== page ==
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The Oldest College Weekly in America. Founded 1868.

The Colgate Maroon-News

The Oldest College Weekly in America. Founded 1868.

The Colgate Maroon-News

Constitution Day Brings Professors to Colgate for Annual Debate

AP News/J. Scott Applewhite

On Wednesday Sept. 13, Philip S. Beck Professor of Law at Boston University, Gary Lawson, and James G. Phillipp Professor of Law at University of Michigan, Julian Davis Mortenson participated in Colgate University’s annual Constitution Day Debate. Their debate focused on the question, “Is the Administrative State Constitutional?” The talk was sponsored by Colgate’s Forum on Constitutional Government and the Center for Freedom and Western Civilization.

Lawson is a founding member of and currently sits on the Board of Directors of the Federalist Society for Law and Public Policy Studies, and is also a member of the Editorial Advisory Board of the Heritage Guide to the Constitution. Both legally conservative organizations advocate narrow and traditional interpretations of the Constitution and Lawson’s reasoning in the debate echoed those principles.

“I think the rule against sub-delegation is a presumptive one, it’s not a categorical one” Lawson said. “The question is not whether it can ever happen, the question is under what circumstances can it happen, and that leads to some very, very tricky, difficult questions involving the nature of the functions being performed. Are there in fact customs and traditions that can be drawn upon from the pre-1788 world that are nonetheless applicable to the structure set up in the Constitution in 1788? […] It is not a simple yes or no.”

Lawson expanded on his view of the Constitution, and delegation to the administrative state.

“That leaves the question, ‘do I want courts to enforce it?’ It would be a very easy question for me if it was phrased a little differently: does the Constitution favor enforcement? I think the answer to that is yes,” Lawson said.

Mortenson argued for a wider understanding of the powers given by the Constitution for delegation to the administrative state. He referenced theorists, including Rousseau, to support his argument, framing a more liberal take with a historical structure and returning to the question of the present logistical political reality.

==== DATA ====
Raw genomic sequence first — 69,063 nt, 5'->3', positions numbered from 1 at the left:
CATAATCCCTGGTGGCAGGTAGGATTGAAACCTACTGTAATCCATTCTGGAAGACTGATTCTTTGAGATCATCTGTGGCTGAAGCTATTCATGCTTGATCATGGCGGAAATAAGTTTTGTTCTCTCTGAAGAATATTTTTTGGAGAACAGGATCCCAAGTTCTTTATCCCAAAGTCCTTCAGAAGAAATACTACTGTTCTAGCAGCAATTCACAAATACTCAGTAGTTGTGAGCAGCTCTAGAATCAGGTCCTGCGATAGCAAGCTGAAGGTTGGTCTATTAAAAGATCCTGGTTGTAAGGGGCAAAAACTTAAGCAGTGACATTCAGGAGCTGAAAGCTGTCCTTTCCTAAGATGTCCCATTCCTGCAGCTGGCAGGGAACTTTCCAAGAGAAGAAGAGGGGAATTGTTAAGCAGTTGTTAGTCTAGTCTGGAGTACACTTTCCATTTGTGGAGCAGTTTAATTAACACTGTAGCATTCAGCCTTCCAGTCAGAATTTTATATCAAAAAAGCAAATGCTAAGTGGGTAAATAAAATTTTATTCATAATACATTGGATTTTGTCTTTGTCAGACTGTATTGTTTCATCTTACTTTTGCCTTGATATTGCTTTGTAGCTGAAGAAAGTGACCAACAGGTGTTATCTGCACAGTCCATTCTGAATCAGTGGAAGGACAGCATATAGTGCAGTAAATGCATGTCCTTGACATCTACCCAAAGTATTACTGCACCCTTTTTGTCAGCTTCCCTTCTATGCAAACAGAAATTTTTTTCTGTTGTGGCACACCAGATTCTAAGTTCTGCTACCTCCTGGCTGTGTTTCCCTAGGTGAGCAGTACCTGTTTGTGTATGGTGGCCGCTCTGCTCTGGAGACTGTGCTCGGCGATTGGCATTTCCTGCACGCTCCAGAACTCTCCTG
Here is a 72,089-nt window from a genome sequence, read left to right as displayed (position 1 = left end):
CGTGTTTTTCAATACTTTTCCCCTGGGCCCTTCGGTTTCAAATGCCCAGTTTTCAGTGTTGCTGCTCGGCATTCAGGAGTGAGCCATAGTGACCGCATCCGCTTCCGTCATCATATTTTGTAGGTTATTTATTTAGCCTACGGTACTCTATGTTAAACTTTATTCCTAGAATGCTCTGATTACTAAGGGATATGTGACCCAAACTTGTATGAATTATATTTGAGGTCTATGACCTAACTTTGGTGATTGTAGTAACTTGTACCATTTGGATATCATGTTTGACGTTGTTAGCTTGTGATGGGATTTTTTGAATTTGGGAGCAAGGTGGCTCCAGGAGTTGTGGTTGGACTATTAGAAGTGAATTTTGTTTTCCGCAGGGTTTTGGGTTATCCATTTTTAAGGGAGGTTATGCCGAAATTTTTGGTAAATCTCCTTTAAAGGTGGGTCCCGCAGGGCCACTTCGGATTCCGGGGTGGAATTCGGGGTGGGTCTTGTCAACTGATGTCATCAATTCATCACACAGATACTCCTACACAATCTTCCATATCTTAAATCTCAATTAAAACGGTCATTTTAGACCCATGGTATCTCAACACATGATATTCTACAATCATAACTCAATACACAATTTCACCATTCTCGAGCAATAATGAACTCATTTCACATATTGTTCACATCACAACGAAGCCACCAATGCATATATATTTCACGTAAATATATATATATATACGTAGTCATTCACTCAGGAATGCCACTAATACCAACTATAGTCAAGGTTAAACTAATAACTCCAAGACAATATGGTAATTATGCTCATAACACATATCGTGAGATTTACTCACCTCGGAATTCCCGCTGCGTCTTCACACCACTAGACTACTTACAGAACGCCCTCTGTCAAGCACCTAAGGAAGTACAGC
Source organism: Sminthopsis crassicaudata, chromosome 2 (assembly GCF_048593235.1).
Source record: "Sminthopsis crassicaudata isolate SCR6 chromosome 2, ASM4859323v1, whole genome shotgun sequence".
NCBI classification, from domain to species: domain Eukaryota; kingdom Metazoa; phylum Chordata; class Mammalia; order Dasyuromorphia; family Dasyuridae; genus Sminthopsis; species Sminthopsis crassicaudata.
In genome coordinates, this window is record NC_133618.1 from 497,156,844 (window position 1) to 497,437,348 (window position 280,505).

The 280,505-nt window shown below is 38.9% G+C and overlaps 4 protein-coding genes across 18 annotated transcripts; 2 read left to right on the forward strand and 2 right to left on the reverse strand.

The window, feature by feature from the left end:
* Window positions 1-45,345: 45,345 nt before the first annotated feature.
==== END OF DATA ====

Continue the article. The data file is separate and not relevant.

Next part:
“In so far as an agency, or the President, is told by Congress ‘go out and regulate for good things,’ and they go out and regulate for good things […] that agency is exercising the executive power,” Mortenson said. “The conceptual case that that’s not executive power is simply incorrect, descriptively incorrect as a matter of the historical framework […] theory can only take you so far, the question is what can [the government] do.”

Mortenson summarized his point based on historical evidence and legislative traditions.

“The practice before the Constitution was adopted, and the practice after the Constitution was adopted, represents a late 18th century Anglo-American world that’s utterly awash in delegations […] [that delegate] the authority and gives only the most limited instruction on how to implement it,” Mortenson explained.

Junior Louis Rosuck attended the debate and identified strengths in Lawson’s argument for a limited administrative state.

“I agreed with Professor Lawson’s view that the Constitution gives specific enumerated powers to each branch,” Rosuck said. “Because the Constitution forms limited government, the extent of bureaucracy should be as limited as possible. We don’t know what that government would look like, but it would be more closely aligned with the founder’s intent.”

Rosuck valued the opportunity the talk presented to learn more about past and present debates over the legality of American government bureaucracy and was somewhat surprised by the material Lawson and Mortenson presented.

“I enjoyed the talk,” Rosuck said. “The speakers were clearly experts in their field which made it engaging. I learned that something so typical like bureaucracy could actually be unconstitutional. I also learned that the Supreme Court dealt with this issue during the new deal era but ever since it hasn’t been touched.”

Professor of Political Science and A. Linsday O’Connor Chair-SOSC Luke Bierman commented on the importance of the material discussed in the debate.

“There are strengths and weaknesses in the arguments presented by Lawson and Mortenson, as they each readily acknowledged,” Bierman said. “This issue is especially important as the Supreme Court of the United States recently has broached the ‘major question’ doctrine as an interpretative tool to assess the boundaries of the administrative state. It is especially useful to us at Colgate to hear from scholars like Lawson and Mortenson to help us critically assess these questions as we fulfill our responsibilities as engaged and informed participants in American democracy.”

Rosuck viewed the debaters as courteous and complementary of each other, in turns speaking in support of the other’s career and accomplishments while also maintaining their debate positions, which he appreciated.

“It was honestly inspiring that the speakers’ opinions were total opposites yet they had a civil and friendly debate,” Rosuck said. “I hope we can learn from them to have more open and respectful discourse on campus.”

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About the Contributor
LJ Coady
LJ Coady, Baker's Dozen Editor (Fall)
LJ Coady is a junior from Houston, TX concentrating in political science with minors in history and religion. She has previously served as a writer for the Baker's Dozen, Arts & Features, News, and Commentary sections.

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